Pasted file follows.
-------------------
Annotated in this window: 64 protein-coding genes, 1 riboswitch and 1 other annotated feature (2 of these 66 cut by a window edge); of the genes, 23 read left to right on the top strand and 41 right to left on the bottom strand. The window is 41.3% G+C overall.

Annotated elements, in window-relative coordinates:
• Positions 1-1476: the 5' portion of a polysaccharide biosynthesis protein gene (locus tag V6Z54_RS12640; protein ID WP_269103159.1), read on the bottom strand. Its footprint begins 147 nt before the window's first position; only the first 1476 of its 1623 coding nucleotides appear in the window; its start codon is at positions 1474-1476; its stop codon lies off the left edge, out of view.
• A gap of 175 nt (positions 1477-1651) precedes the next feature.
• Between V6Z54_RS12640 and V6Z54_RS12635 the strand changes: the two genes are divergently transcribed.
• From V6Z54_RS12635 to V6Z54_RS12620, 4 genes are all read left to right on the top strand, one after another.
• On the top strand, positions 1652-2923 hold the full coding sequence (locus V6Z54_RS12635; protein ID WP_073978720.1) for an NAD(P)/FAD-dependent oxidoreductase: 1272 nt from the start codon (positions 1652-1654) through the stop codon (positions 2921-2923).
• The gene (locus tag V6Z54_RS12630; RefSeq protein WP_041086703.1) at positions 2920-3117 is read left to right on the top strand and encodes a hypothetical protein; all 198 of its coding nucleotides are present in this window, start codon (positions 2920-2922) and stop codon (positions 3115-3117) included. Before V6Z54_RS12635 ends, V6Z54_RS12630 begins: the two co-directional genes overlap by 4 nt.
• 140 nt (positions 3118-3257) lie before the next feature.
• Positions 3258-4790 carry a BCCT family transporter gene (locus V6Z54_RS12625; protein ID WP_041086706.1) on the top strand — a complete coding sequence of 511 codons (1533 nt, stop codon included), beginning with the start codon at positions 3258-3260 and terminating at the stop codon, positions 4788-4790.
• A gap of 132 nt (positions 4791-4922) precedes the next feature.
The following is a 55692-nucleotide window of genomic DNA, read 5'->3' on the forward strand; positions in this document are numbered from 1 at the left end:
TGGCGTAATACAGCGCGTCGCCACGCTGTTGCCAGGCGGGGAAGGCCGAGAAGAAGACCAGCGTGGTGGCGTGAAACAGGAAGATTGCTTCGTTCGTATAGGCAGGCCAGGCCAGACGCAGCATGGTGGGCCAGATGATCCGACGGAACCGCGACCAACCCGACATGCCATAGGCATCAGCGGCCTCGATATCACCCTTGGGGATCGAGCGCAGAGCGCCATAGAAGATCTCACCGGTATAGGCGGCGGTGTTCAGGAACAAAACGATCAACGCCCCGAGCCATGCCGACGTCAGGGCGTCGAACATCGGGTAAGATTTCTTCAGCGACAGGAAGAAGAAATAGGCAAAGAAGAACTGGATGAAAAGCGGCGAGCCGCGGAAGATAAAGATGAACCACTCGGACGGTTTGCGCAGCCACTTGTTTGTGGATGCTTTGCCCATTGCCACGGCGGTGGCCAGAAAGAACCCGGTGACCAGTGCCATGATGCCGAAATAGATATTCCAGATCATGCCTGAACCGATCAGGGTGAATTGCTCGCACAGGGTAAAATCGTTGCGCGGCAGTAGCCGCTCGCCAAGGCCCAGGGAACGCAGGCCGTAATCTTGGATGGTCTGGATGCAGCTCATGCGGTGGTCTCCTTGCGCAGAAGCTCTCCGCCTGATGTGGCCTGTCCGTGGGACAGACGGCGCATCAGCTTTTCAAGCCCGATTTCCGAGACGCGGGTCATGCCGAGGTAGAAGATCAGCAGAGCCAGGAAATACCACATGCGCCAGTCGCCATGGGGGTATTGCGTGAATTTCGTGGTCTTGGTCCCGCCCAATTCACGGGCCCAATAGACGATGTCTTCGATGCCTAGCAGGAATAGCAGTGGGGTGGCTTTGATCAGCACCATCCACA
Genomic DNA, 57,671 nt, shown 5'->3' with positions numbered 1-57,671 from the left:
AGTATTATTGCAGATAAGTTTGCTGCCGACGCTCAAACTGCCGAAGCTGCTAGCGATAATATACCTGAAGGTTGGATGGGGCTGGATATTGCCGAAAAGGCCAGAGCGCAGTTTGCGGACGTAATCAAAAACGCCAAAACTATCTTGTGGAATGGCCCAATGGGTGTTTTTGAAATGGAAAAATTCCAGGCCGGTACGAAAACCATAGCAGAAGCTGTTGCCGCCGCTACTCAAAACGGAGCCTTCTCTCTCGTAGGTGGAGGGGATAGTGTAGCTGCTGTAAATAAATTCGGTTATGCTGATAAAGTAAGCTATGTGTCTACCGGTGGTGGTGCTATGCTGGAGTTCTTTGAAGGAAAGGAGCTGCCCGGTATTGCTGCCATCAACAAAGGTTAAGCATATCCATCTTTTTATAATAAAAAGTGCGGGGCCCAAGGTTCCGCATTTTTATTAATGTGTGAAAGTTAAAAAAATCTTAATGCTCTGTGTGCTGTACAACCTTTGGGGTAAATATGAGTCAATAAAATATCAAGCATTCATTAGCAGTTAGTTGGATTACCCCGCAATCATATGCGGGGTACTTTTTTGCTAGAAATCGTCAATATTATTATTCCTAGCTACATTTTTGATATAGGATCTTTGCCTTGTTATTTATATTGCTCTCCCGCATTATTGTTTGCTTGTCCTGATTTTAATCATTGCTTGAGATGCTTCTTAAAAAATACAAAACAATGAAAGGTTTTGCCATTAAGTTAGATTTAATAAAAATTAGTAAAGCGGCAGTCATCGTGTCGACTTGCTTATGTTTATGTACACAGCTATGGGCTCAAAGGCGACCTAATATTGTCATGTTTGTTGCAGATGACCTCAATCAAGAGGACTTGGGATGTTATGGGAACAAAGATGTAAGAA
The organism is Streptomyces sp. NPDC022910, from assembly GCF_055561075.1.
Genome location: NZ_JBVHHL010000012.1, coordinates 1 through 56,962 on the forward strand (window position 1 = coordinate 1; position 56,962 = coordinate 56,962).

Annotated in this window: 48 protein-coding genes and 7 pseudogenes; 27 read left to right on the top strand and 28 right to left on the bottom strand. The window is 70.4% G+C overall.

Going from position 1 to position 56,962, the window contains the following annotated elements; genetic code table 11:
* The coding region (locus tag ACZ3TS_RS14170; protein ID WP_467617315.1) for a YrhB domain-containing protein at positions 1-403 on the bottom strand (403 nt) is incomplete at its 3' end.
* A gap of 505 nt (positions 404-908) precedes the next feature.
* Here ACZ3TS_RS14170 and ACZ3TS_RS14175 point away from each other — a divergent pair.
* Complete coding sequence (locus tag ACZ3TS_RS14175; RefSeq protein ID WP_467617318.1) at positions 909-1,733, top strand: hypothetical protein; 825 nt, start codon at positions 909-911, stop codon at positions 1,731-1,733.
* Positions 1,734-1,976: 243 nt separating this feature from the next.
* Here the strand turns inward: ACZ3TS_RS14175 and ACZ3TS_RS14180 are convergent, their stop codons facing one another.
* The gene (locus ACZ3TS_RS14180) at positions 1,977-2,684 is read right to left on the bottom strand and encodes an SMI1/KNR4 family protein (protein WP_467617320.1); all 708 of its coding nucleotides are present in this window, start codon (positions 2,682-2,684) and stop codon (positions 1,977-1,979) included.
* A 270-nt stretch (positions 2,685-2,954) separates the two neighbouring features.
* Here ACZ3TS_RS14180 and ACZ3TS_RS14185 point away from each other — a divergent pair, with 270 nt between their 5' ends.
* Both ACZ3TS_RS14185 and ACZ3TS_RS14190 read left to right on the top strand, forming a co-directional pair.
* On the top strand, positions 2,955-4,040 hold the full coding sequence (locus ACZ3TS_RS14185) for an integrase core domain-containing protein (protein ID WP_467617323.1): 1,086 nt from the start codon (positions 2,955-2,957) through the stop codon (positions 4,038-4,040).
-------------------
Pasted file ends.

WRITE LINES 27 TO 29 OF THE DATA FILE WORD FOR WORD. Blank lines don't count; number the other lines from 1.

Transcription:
* A 270-nt stretch (positions 2,685-2,954) separates the two neighbouring features.
* Here ACZ3TS_RS14180 and ACZ3TS_RS14185 point away from each other — a divergent pair, with 270 nt between their 5' ends.
* Both ACZ3TS_RS14185 and ACZ3TS_RS14190 read left to right on the top strand, forming a co-directional pair.